The Women's Climbing Festival: Just the Beginning

We awarded one woman of #thecliffscommunity a chance to travel to Bishop, California and partake in the very first Women's Climbing Festival hosted by Flash Foxy. Out of all the awesome applications, it was Jessi's that stole our hearts. Jessi is a research scientist in the fourth year of her PhD, an advocate of women's rights and endangered species of lichen everywhere. Here's her account of this momentous weekend:

 The moon rising over Bishop's famous Grandma and Grandpa Peabody boulders

The moon rising over Bishop's famous Grandma and Grandpa Peabody boulders

I love traveling, especially when a trip includes adventures in new places, and most especially when they involve physically challenging outdoor activities. The Women’s Climbing Festival in Bishop fit all of these criteria, and I was super stoked as I prepared to leave NYC. At the same time, I was apprehensive because I’d never been to an all-women’s anything, and I wasn’t quite sure what to expect.

My travel partner Emily and I arrived at the Buttermilks just as the sun was setting on February 20th. We meandered and scrambled our way to the nearest high point and soaked in the incredible scenery. Spread before us were the largest erratics (boulders left behind by glaciers) I’ve seen in my life with the awe-inspiring snow-covered Sierra Nevada Mountains as a backdrop. As the moon rose and the pink slowly faded from the sky, a cool, sagebrush scented breeze blew across the boulder field and climbers reluctantly walked back to their cars and tents, and we eventually joined them. I could not wait to start climbing the next day!

 Mt. Tom, the most prominent of the Sierra Nevada peaks when standing in Buttermilk Country

Mt. Tom, the most prominent of the Sierra Nevada peaks when standing in Buttermilk Country

The event officially kicked off with beer and empanadas, a happy hour that started awkwardly but which quickly got rolling as we all dove into great conversations about climbing, followed by a slide show by Daila Ojeda. The passion for climbing and excitement for the weekend was palpable among participants that first night, and my apprehension about the event was slowly dissipating.

The next day, they were completely blown away. During the clinic at the  Owen’s River Gorge with our guides Barbara and Taylor (a Cliffs coach!), it was inspiring to watch the other participants in the clinic noticeably progress in skill and confidence in the few short hours we spent together. Everyone was super supportive and excited to be there, and I felt an ease in the group that I don’t often experience in co-ed situations.

 Cliffs coach Taylor Nystrom leads a clinic at the Owen's River Gorge, just outside of Bishop

Cliffs coach Taylor Nystrom leads a clinic at the Owen's River Gorge, just outside of Bishop

We spent the evening at the ironically appropriate Home Economics building at the fairgrounds in Bishop. A panel discussion was held among Julie Ellison, Katie Lambert, Kelly Fields, and Collette McInerney, who took questions from moderator Shelma Jun and the audience. Female first ascents, body image, dynamics of all-women vs. coed climbing, mentors, and many more topics were covered in the hour-long discussion.

Stop worrying about what people think of you and your body, and what they expect from your behavior, and do what makes you feel empowered and joyful.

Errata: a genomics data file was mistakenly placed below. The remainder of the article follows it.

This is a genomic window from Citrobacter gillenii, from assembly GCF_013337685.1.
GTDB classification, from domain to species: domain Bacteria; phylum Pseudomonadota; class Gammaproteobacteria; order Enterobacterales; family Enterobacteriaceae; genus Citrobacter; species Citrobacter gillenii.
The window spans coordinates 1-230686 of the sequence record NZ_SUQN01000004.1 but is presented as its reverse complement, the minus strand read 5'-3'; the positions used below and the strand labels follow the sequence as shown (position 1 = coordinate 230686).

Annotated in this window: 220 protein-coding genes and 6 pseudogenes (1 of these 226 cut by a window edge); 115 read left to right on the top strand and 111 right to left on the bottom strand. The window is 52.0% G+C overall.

Two messages from the panel discussion stood out. First, Kelly Fields reminded us in a really powerful way of how long women have been oppressed and the immense gratitude we owe women who have pushed those historical boundaries. The second was to stop worrying about what people think of you and your body, and what they expect from your behavior, and do what makes you feel empowered and joyful. Two messages that cannot be repeated enough.

The day finished with a viewing of the No Man’s Land Film Festival, which was essentially exactly like the Banff Mountain Film Festival, but all about kick-ass women instead of all, or almost entirely, about men (one film even included an interview of a man about his wife’s athletic career!).


There aren’t many spaces, both in time and physically, where I find women reveling in conversations about their passions ... without the distractions of relationships and responsibilities .... This festival created that space.

There aren’t many spaces, both in time and physically, where I find women reveling in conversations about their passions—in this case climbing—without the distractions of relationships and responsibilities. Places where we’re viewed and valued as individuals who are pursuing their interests without consideration of what we ‘should’ be doing, or how we ‘should’ be behaving. This festival created that space, and as a woman who is very passionate about her career, traveling, and climbing, it felt incredibly liberating and exciting to participate. It made me consider how I can bring these same qualities back to my relationships and interactions in my everyday life, and how I can foster similar experiences in the future, whether it’s in climbing or other facets of my life.

The festival was a celebration of passionate women climbing and generally kicking ass, and I am so grateful to have had the opportunity to participate in it. I’d especially like to thank Shelma Jun of Flash Foxy for putting this magic together, Eva and Lei-Lei at The Cliffs for helping me with logistics, Emily for being such a great travel partner and sharing her serious sports climbing skills, and The Cliffs for funding the adventure.

All photos taken on site by Jessi!